Way back in February, I went on a course at Hat Works to make a brimmed hat. Through no fault of the tutors it wasn't a complete success for me, and the crown and brim have languished in my workroom, separate and unloved, ever since.

But . . . I don't like to give up completely, so when the course was offered again in October I decided to give it another go.

First of all, we had to measure our heads and choose a suitable brim block. The measuring was easy, but it's really hard to envisage what the finished brim will look like from the block; not least because it's upside down.

Brim blocks

I chose quite a wide brim. This proved to be a challenge, as the wool hood which the brim was made from was a cone shape rather than a flatter capeline. Marie (one of the tutors) and I had to really stretch the hood to fit it to the block.

The gentle art of hatmaking!

Marie assured me that she's only ever had a hood rip on her once. Happily this didn't become the second time, and after a lot of steaming and stretching, and no muttered cursing whatsoever (oh no, as if), I ended up with a blocked brim.

Blocked at last

Then we could move on to the crowns. All of us on the course decided to match our crown and brim colours. The crown I chose was a basic dome shape, so I added some pinched folds on the top to make it a bit more interesting.

Blocking pinched sections into the crown

The blocks were than all left to dry overnight.

The drying cupboard, with my crown and brim marked

The next morning, we started by taking the brims off the blocks. Even though they were now the right way up, it was still hard to envisage a finished hat.

Looking better, but not a lot better
The top of the hat was cut off, leaving a small vertical section, and a petersham band was sewn inside. (Bronwen, who organizes the courses, did a wonderful job of sourcing petersham which matched the hood colours - thanks Bronwen!) Then the outer edge of the brim was trimmed and wired.

Wired and with ribbon band - looking like an actual hat brim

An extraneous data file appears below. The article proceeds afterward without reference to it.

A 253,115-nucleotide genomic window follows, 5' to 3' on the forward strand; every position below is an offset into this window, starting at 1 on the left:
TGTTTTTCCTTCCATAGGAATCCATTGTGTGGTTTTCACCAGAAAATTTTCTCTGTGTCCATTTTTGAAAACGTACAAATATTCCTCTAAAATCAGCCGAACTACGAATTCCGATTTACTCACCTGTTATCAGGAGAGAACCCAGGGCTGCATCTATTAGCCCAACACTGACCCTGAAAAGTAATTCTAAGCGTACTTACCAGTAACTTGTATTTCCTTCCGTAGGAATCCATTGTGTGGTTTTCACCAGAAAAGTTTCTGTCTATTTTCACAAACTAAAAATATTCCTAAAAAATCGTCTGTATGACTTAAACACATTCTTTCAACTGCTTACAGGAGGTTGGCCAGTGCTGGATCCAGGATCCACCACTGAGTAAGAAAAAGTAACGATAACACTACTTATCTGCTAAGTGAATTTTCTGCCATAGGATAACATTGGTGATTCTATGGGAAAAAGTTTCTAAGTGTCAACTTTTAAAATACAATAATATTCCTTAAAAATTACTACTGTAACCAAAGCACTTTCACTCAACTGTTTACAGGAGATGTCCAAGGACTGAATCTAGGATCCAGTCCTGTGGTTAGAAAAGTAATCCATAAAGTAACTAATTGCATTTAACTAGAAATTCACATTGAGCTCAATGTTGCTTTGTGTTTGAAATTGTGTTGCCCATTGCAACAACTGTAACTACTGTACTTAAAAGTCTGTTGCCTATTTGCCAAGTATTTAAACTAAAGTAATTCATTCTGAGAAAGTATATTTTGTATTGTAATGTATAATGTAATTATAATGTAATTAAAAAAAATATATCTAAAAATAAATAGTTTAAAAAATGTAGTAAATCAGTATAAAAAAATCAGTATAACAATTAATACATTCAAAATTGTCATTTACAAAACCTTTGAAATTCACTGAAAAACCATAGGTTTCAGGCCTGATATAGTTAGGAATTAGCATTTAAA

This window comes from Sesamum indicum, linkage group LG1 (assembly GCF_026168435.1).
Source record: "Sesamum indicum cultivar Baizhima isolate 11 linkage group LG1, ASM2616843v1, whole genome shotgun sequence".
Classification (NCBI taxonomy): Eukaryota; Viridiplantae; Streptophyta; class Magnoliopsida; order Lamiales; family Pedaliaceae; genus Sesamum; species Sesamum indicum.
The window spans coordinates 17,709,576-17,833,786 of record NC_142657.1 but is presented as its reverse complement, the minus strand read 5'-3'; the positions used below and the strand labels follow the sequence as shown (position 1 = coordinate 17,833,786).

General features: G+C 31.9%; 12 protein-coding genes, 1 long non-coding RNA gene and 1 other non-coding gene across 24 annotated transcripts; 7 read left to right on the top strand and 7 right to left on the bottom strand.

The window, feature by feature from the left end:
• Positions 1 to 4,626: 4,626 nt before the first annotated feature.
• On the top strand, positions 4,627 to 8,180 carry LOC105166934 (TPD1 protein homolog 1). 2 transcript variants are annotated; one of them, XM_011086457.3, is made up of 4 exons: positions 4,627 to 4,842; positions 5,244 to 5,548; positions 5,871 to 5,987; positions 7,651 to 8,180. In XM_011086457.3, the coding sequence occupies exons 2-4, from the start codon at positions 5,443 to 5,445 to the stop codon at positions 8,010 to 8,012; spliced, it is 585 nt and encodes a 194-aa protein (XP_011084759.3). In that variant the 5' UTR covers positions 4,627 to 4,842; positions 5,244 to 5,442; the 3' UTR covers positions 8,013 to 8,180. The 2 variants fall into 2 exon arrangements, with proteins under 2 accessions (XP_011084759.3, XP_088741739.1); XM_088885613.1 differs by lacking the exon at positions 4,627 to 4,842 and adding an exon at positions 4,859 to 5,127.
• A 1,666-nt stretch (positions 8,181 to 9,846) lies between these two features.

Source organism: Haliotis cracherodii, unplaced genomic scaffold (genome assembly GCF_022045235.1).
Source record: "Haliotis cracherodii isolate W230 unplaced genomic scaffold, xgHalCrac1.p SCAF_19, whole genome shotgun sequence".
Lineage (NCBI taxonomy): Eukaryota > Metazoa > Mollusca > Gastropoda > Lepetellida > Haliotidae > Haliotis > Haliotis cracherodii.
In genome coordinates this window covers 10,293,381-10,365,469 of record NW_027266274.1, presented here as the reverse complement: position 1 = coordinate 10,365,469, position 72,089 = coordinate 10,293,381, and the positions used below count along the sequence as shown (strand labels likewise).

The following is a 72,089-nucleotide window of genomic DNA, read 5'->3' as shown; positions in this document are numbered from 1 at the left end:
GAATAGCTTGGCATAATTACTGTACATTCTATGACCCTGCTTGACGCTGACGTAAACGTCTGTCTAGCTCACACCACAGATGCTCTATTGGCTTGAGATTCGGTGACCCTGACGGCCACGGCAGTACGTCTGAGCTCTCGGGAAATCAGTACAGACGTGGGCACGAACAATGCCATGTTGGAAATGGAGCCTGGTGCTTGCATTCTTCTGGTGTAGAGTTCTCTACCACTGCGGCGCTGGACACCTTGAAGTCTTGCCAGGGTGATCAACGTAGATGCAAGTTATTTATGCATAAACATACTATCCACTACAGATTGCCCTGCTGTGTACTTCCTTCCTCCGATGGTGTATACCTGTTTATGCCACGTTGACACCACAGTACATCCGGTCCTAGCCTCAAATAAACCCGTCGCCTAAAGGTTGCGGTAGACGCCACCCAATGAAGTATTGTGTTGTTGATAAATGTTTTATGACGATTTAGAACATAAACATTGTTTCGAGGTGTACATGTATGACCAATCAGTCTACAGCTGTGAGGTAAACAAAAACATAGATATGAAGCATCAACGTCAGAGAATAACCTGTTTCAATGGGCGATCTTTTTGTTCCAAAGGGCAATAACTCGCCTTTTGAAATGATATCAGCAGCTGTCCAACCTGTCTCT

Then we turned our attention back to the crowns; taking them off the blocks and trimming away the excess. This was as far as I got on the course, but the rest could be done at home.

The crown was attached to the brim and a further band of petersham, this time on the outside, added to cover the join.

The pinched folds of the crown

The only problem was that I wasn't entirely happy with the brim shape. Being turned up all the way round didn't really work for me; I felt like an escapee from a mariachi band! (I forgot to take any photos of this stage, honest, so you'll just have to believe me when I say it wasn't a good look.) Fortunately I was able to adjust the stretch of the brim against the wire a bit, and tip part of the brim down at the front. Once I was happy with it, I covered the edge with more petersham, this time folded in half lengthways and steamed into shape.

Then it was onto the trimming. I knew that I wanted to make my trimmings from the leftover felt of the two hoods, but wasn't sure what to do. Happily my habit of never throwing bits away, no matter how tiny, provided the inspiration.

Brim offcut, rolled up for the journey home

I really liked the idea of a spiral of felt, but there was one problem. The way the hoods are dyed leaves a white section in the middle of the felt; either excess shellac or where the dye hasn't penetrated, I'm not sure which. If I used the cut edge of the felt, this would show.

Cut edge of the hood

The outer edge of the hood isn't as crisp, but has colour all the way through, so I used that instead.

Outer edge of the hood

Most of the coil is on the crown, but I extended it onto the brim as well. The ends are tapered so that it appears to run into the hat.

Close-up of the coil trim

I also added a small trim at the back; partly to cover the petersham join and partly to tie in with the fold which ran halfway down the crown.

Back view
I'm really pleased with the end result.

So pleased in fact that I might finally finish my first attempt!